New York, NY: Older patients are more likely to purchase sublingual formulations of cannabis, as well as products higher in CBD, according to an analysis of sales data published in the journal Cannabis and Cannabinoid Research.
Researchers from New York University’s School of Medicine analyzed invoice data from nearly 6,000 patients ages 50 and older who patronized a state-licensed medical dispensary in New York state.
Authors reported, “Older adults were more likely to use sublingual tincture versus other consumption methods, to use products with a lower THC:CBD ratio, and to begin cannabis treatment with a lower THC and higher CBD dose compared with younger age groups.”
The findings are consistent with those of prior surveys showing that older patients are more likely to use tinctures and are less likely to use vaporizer devices. Because the sale of cannabis flower was prohibited in New York at the time the study was conducted, authors could not assess patients’ preference for it. However, prior studies have determined that botanical cannabis preparations are most likely to be favored by all age groups.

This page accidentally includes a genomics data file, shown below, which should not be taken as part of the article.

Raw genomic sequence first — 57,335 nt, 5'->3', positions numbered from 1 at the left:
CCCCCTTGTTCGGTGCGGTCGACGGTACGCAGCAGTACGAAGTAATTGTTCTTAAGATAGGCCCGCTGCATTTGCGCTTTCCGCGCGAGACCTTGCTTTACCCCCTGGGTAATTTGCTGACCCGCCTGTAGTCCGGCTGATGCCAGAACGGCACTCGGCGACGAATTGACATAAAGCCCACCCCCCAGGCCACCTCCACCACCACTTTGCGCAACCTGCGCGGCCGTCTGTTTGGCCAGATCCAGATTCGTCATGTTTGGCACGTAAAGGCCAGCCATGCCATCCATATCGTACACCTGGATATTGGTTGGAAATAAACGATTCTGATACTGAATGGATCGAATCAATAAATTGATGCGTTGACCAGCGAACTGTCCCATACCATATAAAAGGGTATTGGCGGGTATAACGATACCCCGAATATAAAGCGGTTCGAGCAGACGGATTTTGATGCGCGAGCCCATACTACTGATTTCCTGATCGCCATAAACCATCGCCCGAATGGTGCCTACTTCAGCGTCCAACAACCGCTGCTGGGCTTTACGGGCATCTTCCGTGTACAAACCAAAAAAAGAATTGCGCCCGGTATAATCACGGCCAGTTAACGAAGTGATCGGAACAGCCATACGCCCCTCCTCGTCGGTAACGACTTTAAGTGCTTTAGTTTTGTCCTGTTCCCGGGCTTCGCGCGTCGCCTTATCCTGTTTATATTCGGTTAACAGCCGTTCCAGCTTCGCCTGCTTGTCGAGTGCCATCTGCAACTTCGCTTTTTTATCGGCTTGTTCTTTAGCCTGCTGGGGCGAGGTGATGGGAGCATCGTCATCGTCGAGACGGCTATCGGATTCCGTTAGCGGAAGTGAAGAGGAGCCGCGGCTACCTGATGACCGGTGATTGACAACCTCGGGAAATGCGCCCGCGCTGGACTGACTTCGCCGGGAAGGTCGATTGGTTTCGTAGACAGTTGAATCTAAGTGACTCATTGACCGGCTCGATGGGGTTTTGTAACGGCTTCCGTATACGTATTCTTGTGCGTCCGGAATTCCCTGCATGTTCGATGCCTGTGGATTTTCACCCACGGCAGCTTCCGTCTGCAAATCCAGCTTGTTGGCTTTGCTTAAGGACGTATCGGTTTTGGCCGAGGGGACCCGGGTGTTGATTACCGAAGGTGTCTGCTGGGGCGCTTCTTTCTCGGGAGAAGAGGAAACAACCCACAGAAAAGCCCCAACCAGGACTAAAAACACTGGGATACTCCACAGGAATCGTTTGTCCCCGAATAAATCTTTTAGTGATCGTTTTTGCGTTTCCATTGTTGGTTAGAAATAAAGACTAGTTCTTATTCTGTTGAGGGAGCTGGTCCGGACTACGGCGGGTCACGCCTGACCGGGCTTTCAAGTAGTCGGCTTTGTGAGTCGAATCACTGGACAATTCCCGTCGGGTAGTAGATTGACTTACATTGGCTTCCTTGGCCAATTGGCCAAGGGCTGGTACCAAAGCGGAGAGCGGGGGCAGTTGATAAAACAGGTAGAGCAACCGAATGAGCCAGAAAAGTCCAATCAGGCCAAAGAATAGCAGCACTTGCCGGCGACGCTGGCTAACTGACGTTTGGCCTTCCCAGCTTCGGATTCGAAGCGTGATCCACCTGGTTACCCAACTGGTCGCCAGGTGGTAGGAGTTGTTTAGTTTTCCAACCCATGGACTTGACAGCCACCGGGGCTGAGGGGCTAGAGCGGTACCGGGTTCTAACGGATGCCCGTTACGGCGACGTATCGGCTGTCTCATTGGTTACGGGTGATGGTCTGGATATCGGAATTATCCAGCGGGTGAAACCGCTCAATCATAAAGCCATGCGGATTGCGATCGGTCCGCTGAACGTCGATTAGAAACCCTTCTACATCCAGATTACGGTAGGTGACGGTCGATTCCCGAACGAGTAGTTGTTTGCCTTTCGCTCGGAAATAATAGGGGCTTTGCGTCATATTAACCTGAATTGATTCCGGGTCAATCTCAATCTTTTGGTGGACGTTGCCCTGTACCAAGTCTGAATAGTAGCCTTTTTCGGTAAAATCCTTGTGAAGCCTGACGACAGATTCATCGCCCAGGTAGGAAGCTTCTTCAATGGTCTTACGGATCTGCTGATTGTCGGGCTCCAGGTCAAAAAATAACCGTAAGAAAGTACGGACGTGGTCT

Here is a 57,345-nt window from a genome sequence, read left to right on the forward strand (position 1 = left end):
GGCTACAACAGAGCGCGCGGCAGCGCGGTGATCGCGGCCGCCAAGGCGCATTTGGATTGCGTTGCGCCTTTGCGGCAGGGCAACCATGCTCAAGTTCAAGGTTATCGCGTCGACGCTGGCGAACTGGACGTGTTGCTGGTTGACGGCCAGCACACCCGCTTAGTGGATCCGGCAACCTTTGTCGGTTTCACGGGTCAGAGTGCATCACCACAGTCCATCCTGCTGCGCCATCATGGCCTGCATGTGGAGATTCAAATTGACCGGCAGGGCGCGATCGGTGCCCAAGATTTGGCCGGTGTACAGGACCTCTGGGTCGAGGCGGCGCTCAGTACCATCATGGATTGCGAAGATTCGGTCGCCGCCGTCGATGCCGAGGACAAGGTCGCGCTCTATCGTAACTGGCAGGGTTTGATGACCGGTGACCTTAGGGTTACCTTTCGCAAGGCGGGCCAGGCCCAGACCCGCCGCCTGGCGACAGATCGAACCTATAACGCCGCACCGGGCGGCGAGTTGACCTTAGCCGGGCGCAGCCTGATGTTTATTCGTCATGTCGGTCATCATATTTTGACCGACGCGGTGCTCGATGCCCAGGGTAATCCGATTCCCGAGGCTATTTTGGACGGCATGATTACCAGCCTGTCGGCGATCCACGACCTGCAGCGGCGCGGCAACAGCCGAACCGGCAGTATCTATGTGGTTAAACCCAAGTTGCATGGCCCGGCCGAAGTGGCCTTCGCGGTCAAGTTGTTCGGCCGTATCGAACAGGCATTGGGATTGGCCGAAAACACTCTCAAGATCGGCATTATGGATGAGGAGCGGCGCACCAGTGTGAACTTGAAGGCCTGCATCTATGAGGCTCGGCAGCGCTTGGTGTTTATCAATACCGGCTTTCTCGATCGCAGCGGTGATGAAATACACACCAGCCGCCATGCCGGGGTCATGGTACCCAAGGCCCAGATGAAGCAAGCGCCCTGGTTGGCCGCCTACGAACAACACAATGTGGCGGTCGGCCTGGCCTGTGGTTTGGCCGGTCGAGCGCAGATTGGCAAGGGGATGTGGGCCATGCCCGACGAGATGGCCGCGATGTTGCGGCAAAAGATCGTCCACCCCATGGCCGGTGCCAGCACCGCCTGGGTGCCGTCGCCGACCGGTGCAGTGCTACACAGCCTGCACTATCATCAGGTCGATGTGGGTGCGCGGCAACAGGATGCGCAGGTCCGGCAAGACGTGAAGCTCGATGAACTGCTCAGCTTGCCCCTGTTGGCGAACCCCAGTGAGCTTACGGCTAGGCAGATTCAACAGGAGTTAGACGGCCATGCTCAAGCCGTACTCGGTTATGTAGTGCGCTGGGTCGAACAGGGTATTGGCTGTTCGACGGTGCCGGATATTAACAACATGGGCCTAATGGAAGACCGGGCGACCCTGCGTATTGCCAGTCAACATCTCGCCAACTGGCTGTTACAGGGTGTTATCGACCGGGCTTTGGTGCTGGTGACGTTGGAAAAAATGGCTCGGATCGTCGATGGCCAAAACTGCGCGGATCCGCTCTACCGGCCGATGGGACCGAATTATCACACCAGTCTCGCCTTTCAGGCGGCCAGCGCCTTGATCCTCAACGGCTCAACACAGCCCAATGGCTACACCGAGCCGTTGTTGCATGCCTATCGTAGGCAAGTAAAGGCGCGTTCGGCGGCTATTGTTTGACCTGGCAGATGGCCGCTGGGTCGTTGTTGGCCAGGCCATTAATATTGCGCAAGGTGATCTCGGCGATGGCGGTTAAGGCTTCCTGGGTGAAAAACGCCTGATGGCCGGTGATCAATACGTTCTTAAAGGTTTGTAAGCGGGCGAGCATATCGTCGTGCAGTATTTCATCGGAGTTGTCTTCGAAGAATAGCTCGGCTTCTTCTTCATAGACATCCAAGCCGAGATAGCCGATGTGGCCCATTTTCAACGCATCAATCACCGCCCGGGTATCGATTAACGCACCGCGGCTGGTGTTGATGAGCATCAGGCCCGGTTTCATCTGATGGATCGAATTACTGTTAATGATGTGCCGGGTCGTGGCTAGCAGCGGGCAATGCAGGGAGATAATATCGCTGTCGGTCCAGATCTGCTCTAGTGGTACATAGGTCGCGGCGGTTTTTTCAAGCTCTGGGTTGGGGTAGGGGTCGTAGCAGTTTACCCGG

Numerous studies have identified a significant uptick in the percentage of older Americans using medical cannabis. According to data published in October in the Journal of the American Geriatric Society, over half of seniors consuming medical cannabis initiated their use as older adults.
Full text of the study, “Patterns of medical cannabis use among older adults from a cannabis dispensary in New York state,” appears in Cannabis and Cannabinoid Research.